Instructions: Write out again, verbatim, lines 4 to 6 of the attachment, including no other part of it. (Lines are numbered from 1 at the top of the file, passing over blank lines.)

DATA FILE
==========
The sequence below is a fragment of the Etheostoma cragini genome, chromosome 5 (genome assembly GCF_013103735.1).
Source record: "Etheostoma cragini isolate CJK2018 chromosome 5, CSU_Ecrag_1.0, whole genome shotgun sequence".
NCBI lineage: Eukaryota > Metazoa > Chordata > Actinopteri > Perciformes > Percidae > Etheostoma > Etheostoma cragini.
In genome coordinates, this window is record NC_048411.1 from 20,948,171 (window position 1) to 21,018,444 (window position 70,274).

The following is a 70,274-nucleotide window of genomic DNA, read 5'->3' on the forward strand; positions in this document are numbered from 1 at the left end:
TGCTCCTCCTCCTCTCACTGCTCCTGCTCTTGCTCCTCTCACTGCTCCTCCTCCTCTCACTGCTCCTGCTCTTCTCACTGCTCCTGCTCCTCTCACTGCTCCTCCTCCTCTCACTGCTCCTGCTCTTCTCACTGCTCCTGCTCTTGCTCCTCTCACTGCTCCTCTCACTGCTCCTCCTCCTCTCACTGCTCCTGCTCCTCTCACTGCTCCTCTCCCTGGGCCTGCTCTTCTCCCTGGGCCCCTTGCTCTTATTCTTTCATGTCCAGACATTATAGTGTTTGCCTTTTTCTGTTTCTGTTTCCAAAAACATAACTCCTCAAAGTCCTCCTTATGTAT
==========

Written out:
In genome coordinates, this window is record NC_048411.1 from 20,948,171 (window position 1) to 21,018,444 (window position 70,274).

The following is a 70,274-nucleotide window of genomic DNA, read 5'->3' on the forward strand; positions in this document are numbered from 1 at the left end:
TGCTCCTCCTCCTCTCACTGCTCCTGCTCTTGCTCCTCTCACTGCTCCTCCTCCTCTCACTGCTCCTGCTCTTCTCACTGCTCCTGCTCCTCTCACTGCTCCTCCTCCTCTCACTGCTCCTGCTCTTCTCACTGCTCCTGCTCTTGCTCCTCTCACTGCTCCTCTCACTGCTCCTCCTCCTCTCACTGCTCCTGCTCCTCTCACTGCTCCTCTCCCTGGGCCTGCTCTTCTCCCTGGGCCCCTTGCTCTTATTCTTTCATGTCCAGACATTATAGTGTTTGCCTTTTTCTGTTTCTGTTTCCAAAAACATAACTCCTCAAAGTCCTCCTTATGTAT